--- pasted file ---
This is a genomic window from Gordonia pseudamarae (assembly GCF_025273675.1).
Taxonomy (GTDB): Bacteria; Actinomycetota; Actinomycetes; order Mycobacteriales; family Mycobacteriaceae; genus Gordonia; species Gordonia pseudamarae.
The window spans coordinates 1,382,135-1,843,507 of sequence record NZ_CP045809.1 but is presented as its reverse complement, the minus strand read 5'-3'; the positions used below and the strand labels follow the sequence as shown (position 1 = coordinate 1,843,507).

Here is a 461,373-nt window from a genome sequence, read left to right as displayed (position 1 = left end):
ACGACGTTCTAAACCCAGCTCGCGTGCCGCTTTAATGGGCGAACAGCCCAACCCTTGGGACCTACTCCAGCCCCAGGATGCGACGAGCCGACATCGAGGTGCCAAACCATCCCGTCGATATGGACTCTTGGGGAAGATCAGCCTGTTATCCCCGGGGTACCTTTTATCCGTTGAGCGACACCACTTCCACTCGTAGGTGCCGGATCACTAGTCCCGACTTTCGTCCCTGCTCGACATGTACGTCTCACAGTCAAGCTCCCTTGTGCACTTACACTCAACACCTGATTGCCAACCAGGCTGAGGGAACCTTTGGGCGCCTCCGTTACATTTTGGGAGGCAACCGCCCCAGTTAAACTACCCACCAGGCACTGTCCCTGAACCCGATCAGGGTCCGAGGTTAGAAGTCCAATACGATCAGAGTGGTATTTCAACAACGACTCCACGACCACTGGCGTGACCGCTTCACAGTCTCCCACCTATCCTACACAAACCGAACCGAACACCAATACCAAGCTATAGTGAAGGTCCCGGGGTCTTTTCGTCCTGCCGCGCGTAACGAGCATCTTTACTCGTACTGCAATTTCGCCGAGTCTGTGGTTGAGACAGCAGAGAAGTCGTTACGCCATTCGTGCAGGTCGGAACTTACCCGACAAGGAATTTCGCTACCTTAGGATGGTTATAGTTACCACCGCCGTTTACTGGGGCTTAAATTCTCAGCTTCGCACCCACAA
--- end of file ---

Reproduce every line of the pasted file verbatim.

This is a genomic window from Gordonia pseudamarae (assembly GCF_025273675.1).
Taxonomy (GTDB): Bacteria; Actinomycetota; Actinomycetes; order Mycobacteriales; family Mycobacteriaceae; genus Gordonia; species Gordonia pseudamarae.
The window spans coordinates 1,382,135-1,843,507 of sequence record NZ_CP045809.1 but is presented as its reverse complement, the minus strand read 5'-3'; the positions used below and the strand labels follow the sequence as shown (position 1 = coordinate 1,843,507).

Here is a 461,373-nt window from a genome sequence, read left to right as displayed (position 1 = left end):
ACGACGTTCTAAACCCAGCTCGCGTGCCGCTTTAATGGGCGAACAGCCCAACCCTTGGGACCTACTCCAGCCCCAGGATGCGACGAGCCGACATCGAGGTGCCAAACCATCCCGTCGATATGGACTCTTGGGGAAGATCAGCCTGTTATCCCCGGGGTACCTTTTATCCGTTGAGCGACACCACTTCCACTCGTAGGTGCCGGATCACTAGTCCCGACTTTCGTCCCTGCTCGACATGTACGTCTCACAGTCAAGCTCCCTTGTGCACTTACACTCAACACCTGATTGCCAACCAGGCTGAGGGAACCTTTGGGCGCCTCCGTTACATTTTGGGAGGCAACCGCCCCAGTTAAACTACCCACCAGGCACTGTCCCTGAACCCGATCAGGGTCCGAGGTTAGAAGTCCAATACGATCAGAGTGGTATTTCAACAACGACTCCACGACCACTGGCGTGACCGCTTCACAGTCTCCCACCTATCCTACACAAACCGAACCGAACACCAATACCAAGCTATAGTGAAGGTCCCGGGGTCTTTTCGTCCTGCCGCGCGTAACGAGCATCTTTACTCGTACTGCAATTTCGCCGAGTCTGTGGTTGAGACAGCAGAGAAGTCGTTACGCCATTCGTGCAGGTCGGAACTTACCCGACAAGGAATTTCGCTACCTTAGGATGGTTATAGTTACCACCGCCGTTTACTGGGGCTTAAATTCTCAGCTTCGCACCCACAA